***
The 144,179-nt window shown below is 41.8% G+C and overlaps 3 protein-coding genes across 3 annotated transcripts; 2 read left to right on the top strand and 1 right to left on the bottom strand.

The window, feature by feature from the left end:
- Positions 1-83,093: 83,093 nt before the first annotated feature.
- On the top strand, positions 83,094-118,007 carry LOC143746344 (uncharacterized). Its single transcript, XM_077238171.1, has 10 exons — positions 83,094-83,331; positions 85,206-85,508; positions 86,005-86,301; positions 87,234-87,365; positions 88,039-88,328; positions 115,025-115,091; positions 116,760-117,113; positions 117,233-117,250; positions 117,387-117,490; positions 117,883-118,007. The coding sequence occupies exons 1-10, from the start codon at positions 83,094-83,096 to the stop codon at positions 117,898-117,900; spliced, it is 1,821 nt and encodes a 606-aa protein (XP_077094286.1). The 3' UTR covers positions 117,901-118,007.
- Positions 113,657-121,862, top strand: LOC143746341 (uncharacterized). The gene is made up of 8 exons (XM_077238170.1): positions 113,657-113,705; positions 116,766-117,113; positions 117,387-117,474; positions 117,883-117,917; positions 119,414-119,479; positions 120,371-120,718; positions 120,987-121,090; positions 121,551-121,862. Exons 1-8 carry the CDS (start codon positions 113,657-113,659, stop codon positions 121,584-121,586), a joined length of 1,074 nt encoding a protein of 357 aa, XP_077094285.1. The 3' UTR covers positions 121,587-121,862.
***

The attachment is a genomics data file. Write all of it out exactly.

The 144,179-nt window shown below is 41.8% G+C and overlaps 3 protein-coding genes across 3 annotated transcripts; 2 read left to right on the top strand and 1 right to left on the bottom strand.

The window, feature by feature from the left end:
- Positions 1-83,093: 83,093 nt before the first annotated feature.
- On the top strand, positions 83,094-118,007 carry LOC143746344 (uncharacterized). Its single transcript, XM_077238171.1, has 10 exons — positions 83,094-83,331; positions 85,206-85,508; positions 86,005-86,301; positions 87,234-87,365; positions 88,039-88,328; positions 115,025-115,091; positions 116,760-117,113; positions 117,233-117,250; positions 117,387-117,490; positions 117,883-118,007. The coding sequence occupies exons 1-10, from the start codon at positions 83,094-83,096 to the stop codon at positions 117,898-117,900; spliced, it is 1,821 nt and encodes a 606-aa protein (XP_077094286.1). The 3' UTR covers positions 117,901-118,007.
- Positions 113,657-121,862, top strand: LOC143746341 (uncharacterized). The gene is made up of 8 exons (XM_077238170.1): positions 113,657-113,705; positions 116,766-117,113; positions 117,387-117,474; positions 117,883-117,917; positions 119,414-119,479; positions 120,371-120,718; positions 120,987-121,090; positions 121,551-121,862. Exons 1-8 carry the CDS (start codon positions 113,657-113,659, stop codon positions 121,584-121,586), a joined length of 1,074 nt encoding a protein of 357 aa, XP_077094285.1. The 3' UTR covers positions 121,587-121,862.